The other curriculum Professor Kaiser will introduce at the ASEE conference is all about control systems, which may surprise some attendees, because unlike embedded machine learning, the subject matter is much more common. Every electrical or mechanical engineering degree and other engineering disciplines will include course training in control systems. In their textbook Feedback Systems, Karl Åström and Richard Murray define it as “the use of algorithms and feedback in engineered systems,” which means that they are omnipresent, often unbeknownst to the public benefiting from them. Traditionally, courses tackling this subject matter rely on classic models including examples of operational amplifiers or the cruise control of a vehicle. While these provide an essential theoretical foundation, hands-on experience for students is not frequently available.
The New Approach to Teaching Control Systems
Professor Kaiser is presenting a new curriculum because the increasing popularity of new digital motor actuators for smart vehicles or medical robotics, among others, presents new opportunities, but also new challenges. The demands for higher performance and precision, as well as the imperatives of lower and more efficient power consumption, are pushing engineers to adopt digital solutions. Professor Kaiser applied the X-NUCLEO-IHM01A1 digital motor controller with its L6474 stepper motor driver to create a rotary inverted pendulum platform enabling control systems instruction at all levels. Students now receive direct experience in this critical technology and can then also use our documentation and open source resources to develop many solutions and experiment with advanced motor control systems including those with more than one motor by stacking multiple X-NUCLEO-IHM01A1 boards.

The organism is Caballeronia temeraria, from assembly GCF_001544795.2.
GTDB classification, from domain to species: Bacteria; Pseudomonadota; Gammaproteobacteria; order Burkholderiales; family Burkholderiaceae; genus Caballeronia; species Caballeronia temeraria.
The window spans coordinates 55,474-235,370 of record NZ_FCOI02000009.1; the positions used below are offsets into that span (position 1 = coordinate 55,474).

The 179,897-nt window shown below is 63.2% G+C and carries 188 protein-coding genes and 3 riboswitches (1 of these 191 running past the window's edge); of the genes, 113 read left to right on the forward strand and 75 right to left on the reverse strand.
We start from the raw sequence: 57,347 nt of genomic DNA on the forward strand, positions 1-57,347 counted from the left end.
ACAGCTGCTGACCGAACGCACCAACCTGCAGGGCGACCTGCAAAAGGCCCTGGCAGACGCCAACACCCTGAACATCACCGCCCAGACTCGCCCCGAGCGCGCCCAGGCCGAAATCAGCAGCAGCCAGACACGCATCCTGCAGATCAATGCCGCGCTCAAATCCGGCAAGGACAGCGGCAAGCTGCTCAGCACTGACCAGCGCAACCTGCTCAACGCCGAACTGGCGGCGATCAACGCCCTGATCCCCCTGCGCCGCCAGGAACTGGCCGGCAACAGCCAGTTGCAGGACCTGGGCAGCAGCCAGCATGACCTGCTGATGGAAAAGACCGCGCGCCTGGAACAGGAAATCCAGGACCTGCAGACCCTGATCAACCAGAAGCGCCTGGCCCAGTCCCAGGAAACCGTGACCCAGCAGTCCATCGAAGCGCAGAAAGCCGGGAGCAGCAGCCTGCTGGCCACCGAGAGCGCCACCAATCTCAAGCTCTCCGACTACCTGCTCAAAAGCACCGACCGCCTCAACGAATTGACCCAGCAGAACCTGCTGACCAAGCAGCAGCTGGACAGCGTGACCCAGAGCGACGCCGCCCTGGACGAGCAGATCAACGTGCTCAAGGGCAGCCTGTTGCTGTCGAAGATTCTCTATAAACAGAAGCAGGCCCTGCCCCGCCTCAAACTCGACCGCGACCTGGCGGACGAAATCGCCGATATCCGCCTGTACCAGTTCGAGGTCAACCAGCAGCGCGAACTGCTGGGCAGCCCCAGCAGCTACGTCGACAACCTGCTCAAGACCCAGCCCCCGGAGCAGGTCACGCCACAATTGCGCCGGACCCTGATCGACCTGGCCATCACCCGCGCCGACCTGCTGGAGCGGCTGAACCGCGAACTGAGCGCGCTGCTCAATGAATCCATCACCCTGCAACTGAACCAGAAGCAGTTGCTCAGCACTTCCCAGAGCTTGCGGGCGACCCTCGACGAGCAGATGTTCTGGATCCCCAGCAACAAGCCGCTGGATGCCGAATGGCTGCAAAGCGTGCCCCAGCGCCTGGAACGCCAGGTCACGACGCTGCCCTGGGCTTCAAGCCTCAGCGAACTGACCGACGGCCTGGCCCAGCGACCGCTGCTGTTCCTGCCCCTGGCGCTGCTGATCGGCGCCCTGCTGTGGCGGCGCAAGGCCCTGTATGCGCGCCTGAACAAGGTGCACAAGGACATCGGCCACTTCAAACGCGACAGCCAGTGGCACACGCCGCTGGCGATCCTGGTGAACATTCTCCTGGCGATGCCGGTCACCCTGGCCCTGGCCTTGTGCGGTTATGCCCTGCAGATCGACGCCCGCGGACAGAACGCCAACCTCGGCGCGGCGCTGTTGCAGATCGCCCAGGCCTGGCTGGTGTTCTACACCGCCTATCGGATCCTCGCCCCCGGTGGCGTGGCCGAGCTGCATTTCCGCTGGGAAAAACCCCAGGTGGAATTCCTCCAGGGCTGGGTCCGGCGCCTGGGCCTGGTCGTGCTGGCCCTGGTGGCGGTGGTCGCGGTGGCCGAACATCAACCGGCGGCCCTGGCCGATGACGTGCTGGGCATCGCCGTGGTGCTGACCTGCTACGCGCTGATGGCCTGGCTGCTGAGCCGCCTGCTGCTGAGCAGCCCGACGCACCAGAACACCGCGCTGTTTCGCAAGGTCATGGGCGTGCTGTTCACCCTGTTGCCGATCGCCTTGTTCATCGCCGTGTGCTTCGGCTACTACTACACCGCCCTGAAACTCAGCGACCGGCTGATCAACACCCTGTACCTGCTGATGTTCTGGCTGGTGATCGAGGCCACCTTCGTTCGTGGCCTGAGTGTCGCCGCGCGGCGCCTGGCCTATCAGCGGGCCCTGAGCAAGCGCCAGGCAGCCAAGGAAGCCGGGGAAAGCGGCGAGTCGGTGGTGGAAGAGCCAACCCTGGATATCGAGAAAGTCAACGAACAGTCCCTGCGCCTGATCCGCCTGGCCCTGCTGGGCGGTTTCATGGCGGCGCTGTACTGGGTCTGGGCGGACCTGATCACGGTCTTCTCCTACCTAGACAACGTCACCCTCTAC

The curriculum has wide applications. Freshmen can become immediately familiar with this hands-on resource, thus enabling instructors to introduce them to control system fundamentals, digital motor control, C code development and STM32 technologies. More advanced students can use MATLAB from MathWorks to configure their motor control applications, perform experiments, and delve into essential design considerations. Senior students can take advantage of the open source resources to develop robust and energy efficient control systems in electrical engineering and mechatronics, or even use this curriculum as a gateway to graduate studies and research. Finally, the ST control systems kit is cost-effective to ensure that all students have full time personal access to the platform at any location.
The Open Curricula and Importance of ASEE
All technical sessions, including the one from Professor Zhu, carry similar objectives: opening these curricula to other establishments and educators to get their feedback and see how they can tailor them to their needs. It’s very easy to overlook the fact that these curricula, just like the Introduction to Embedded Systems with SensorTile, are open courses and both ST and all educators involved want to encourage outside contributions. As Professor Kaiser explains:
“Our goal has been to launch an open community resource that combines state of the art digital actuators and sensors with fundamental control system instruction. The platform capabilities have all depended on the ST digital motor control system and STM32 microcontroller. Now, we wish for everyone to own the platform, its resources, and guide its continued development. Our primary objective is to inform the community, demonstrate the new system, and seek every suggestion from the community of expert control systems instructors. We are hoping to hear instructors’ advice on any new capabilities needed or any new resources required. These are open and configurable platforms, rather than black boxes. The feedback ahead will fuel us to advance all aspects of what we will present at ASEE.”
The upcoming conference is thus highly symbolic because it will serve as a launching pad for these three new curricula, but they will also jumpstart a new conversation on how to make machine learning, drones, and control systems relevant for the engineers of tomorrow.
- Learn more about Technical Session W312 – A New IoT Platform Integrated With Instructional Guidance from Sensing to Machine Learning
- Check out the Technical Session T512A – A Hands-On, Open, Configurable and Low-Cost Platform for Engineering Control Systems Education
- Discover the Technical Session T412B – Teaching Embedded Systems with Drones